This subject is featured in the Outline of Connecticut, which is incomplete and needs further development. That page, along with the other outlines on Wikipedia, is part of Wikipedia's Outline of Knowledge, which also serves as the table of contents or site map of Wikipedia.
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Connecticut has long been famous as the only state in the union having 3 official nicknames. While growing up in Connecticut during the 1950s - 1970s we were taught that Connecticut had three official nicknames: "The Constitution State", "The Nutmeg State", and "The Charter Oak State". Nutmegger is as close to a nickname for residents as Connecticut has ever had. It may not have been legislated as official, it has been accepted by the people dating to before the War of 1812. Davjohn (talk) 03:08, 9 April 2013 (UTC)
Hey, what happened to "Connecti-cuties"??
--Jerzy•t 04:03, 14 July 2013 (2 edits) (UTC)
[Blush] Oops, try to be a wise-guy, and make a fool of yourself. It's already in the main body of the article, with a scholarly reference.
--Jerzy•t 18:30, 28 July 2013 (UTC)
The Democratic Town Committees and Republican Town Committees within each Connecticut city or town decide upon which candidates may seek a position in any public office. If selected, the candidate will become a nominee for that political party and will serve in the office if they receive the majority of votes in an election.The Democratic Town Committees and Republican Town Committees within each Connecticut city or town decide upon which candidates may seek a position in any public office. If selected, the candidate will become a nominee for that political party and will serve in the office if they receive the majority of votes in an election.
I don't have time to count all the ways that is false, and i think i am going to blank the section and start from scratch instead of trying to patch it. Hopefully i'll have something true, but incomplete, before long, but if you can offer such a starting point faster than i can, i expect to take advantage of your work, in the classic Wiki fashion.
Oh, i failed to save that before starting my first edit. OK, two poor but true sentences have now replaced the horrid one, and a new editor and i saved edits overlapping in time without an ed conflict. Cool!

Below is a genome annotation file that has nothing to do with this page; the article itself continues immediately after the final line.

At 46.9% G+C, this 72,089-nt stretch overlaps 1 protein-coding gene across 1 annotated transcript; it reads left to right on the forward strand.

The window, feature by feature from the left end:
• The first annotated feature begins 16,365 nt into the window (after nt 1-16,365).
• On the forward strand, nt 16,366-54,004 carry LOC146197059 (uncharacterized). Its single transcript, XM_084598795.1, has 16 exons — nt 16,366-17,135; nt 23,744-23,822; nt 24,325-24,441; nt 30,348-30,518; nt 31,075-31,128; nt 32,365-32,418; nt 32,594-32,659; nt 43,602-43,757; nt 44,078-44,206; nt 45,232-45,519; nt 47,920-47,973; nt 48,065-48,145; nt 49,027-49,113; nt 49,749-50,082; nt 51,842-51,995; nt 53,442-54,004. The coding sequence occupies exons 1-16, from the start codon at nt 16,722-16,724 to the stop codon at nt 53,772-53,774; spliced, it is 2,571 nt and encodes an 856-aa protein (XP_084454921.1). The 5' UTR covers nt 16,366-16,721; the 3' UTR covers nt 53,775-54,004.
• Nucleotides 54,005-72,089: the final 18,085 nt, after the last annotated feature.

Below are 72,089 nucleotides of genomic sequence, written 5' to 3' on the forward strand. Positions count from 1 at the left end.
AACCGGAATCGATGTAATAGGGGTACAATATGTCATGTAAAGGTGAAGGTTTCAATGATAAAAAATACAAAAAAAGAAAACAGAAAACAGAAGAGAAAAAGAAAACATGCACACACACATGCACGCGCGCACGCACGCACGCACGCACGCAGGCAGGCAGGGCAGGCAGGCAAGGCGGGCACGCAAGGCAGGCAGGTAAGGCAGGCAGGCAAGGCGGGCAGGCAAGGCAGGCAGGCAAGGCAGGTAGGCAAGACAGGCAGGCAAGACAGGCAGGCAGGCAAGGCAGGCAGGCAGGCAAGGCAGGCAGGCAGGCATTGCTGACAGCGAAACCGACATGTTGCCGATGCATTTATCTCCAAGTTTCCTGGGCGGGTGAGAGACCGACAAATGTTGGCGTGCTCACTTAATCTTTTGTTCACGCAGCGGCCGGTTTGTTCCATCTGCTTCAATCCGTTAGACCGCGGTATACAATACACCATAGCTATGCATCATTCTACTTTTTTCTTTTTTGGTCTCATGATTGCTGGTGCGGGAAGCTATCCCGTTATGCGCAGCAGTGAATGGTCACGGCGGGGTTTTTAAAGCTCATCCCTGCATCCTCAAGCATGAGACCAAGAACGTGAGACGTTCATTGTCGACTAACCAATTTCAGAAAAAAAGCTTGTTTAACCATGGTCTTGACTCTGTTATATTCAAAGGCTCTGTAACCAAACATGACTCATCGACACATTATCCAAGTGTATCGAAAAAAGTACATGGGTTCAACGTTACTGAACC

My goal was to clean up the coverage nomination and ballot procedures, but the adjacent sections also had problems. I think some of what i saved (& immediately reverted away) may help improve one or the other of the two pages (the accompanying article and one i've linked to twice above). And i may finish the nomination & ballot material quickly. But i need to at least visit WP: WikiProject Connecticut soon, and see if anyone else is thinking about a less overlapping approach to at least these two pages.
--Jerzy•t 06:36, 14 July 2013 (UTC)
I've met my goal of making the coverage of nomination and ballot procedures accurate, and detailed enuf, i think, to correct rather than just cover over what the old version insinuated. The question remains of whether it's too detailed for this page: i assume that most of this, along with probably many other matters, should be factored out from here & scattered among various articles more specific than Connecticut, and i doubt i will try to decide that on my own.
Sources also needed, and i'm too tired to put down even the ones i directly relied on. (I'm talking abt SotS data. Also, a map that implicitly shows Stafford is the source of the "wound"; my bet is that working out what the boundaries should be is tuff, and Stafford got bent out of shape, or got frustrated with two many changed boundaries in too short a time, and told the state, or the other towns and bodies, to go shove it. Or maybe they are more concerned about coordinating with the adjacent parts of Massachusetts.)
--Jerzy•t 09:43, 15 July 2013 (UTC)
As of mid-May, noting the alerts on missing citations and need to expand the history section, I have done so, relying in part on the "History of Connecticut" Wikipedia page to create matching subsections. There is still much work to be done on this section -- major periods lack chronologies, including Civil-War reconstruction era, roaring 20s/Depression, and Civil Rights era.
As of mid-May, in an attempt to address the alert on improper inclusion of some people on the Famous Residents list, I have removed some whose careers did not match those of others while ensuring they were included on the Wikipedia page "list of people from Connecticut," which is a more appropriate page for their names. Several more are borderline -- namely Michael Bolton, Phil Donahue, Mia Farrow, Florence Griswold, Henry Lee, Patty LuPone, John Mayer, Marlo Thomas, and Mo Vaughn -- but I've left them intact as others clearly felt strongly enough to include them, and they have a record of excellence in their fields if not quite to match achievements or legacies of others on the list. I have no issues with anyone reviewing my edits and reinstating some that were listed; but ask that their comparative achievements be given full consideration before doing so.